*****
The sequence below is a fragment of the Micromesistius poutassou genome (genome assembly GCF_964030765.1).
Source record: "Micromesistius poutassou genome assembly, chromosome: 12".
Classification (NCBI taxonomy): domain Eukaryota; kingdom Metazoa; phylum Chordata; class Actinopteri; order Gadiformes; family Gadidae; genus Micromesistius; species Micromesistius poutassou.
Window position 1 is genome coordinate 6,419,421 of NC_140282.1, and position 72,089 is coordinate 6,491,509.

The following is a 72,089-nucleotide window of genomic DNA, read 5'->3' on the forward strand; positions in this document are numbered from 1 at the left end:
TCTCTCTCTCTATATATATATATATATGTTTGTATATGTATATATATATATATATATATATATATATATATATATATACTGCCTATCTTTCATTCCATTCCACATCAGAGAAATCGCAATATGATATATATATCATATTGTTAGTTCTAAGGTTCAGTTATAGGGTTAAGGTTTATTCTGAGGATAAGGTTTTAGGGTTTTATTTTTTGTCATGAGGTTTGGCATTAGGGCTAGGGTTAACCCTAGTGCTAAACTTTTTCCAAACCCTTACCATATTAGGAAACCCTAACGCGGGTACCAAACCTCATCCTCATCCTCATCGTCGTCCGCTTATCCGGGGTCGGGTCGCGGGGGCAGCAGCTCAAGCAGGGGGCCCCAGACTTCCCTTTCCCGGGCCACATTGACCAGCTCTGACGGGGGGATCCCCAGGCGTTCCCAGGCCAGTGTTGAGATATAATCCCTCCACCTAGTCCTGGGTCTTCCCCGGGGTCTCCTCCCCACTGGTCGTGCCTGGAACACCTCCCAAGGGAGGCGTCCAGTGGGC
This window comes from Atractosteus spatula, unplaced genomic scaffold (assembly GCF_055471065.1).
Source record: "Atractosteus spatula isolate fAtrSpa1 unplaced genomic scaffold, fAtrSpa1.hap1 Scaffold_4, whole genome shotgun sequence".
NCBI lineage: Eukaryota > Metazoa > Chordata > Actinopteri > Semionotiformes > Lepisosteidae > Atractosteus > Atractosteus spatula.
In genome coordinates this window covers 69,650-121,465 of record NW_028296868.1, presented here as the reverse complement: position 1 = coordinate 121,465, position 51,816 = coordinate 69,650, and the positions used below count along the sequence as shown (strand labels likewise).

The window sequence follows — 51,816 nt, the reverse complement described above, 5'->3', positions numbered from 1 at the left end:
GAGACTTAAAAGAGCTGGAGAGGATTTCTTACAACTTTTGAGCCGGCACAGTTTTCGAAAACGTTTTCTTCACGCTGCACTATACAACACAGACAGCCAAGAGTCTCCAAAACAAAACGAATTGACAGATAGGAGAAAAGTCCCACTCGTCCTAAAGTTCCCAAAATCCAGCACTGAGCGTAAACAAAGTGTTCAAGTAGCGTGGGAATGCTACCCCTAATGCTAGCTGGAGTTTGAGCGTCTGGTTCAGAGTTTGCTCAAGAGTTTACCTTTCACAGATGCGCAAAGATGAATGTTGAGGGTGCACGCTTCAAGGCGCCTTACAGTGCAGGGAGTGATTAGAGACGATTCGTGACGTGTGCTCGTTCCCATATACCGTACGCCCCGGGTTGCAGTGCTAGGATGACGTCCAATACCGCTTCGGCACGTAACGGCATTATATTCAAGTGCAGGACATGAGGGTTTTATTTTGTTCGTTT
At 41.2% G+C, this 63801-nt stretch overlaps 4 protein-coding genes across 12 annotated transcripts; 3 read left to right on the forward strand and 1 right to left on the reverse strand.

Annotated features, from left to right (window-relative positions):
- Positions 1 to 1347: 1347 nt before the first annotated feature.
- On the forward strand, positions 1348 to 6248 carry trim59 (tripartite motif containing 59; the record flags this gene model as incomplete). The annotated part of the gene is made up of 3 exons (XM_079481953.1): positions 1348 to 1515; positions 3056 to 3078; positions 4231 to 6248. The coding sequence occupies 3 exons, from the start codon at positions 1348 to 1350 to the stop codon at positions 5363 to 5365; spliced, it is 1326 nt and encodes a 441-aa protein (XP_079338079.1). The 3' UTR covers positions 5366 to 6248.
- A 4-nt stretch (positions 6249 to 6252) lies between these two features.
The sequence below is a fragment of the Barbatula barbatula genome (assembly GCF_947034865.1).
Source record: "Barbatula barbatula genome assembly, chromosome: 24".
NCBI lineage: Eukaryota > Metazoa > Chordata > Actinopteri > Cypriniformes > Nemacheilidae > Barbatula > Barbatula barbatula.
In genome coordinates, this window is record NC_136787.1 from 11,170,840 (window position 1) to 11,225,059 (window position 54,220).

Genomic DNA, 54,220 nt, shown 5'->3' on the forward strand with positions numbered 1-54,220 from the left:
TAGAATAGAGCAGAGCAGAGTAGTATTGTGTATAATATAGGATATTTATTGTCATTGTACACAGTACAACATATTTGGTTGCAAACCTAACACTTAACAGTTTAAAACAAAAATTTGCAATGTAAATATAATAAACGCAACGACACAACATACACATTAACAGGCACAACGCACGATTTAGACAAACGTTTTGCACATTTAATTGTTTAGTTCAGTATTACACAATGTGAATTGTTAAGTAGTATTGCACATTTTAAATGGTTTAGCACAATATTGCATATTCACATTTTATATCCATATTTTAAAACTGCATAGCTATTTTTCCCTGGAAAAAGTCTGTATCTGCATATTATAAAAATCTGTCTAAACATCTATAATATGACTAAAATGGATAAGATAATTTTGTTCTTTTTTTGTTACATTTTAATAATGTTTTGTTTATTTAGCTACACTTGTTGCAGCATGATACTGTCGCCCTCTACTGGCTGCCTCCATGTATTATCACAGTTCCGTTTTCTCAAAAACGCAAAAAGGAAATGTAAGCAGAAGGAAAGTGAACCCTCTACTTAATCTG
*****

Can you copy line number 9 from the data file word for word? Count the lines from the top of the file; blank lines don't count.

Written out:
NCBI lineage: Eukaryota > Metazoa > Chordata > Actinopteri > Semionotiformes > Lepisosteidae > Atractosteus > Atractosteus spatula.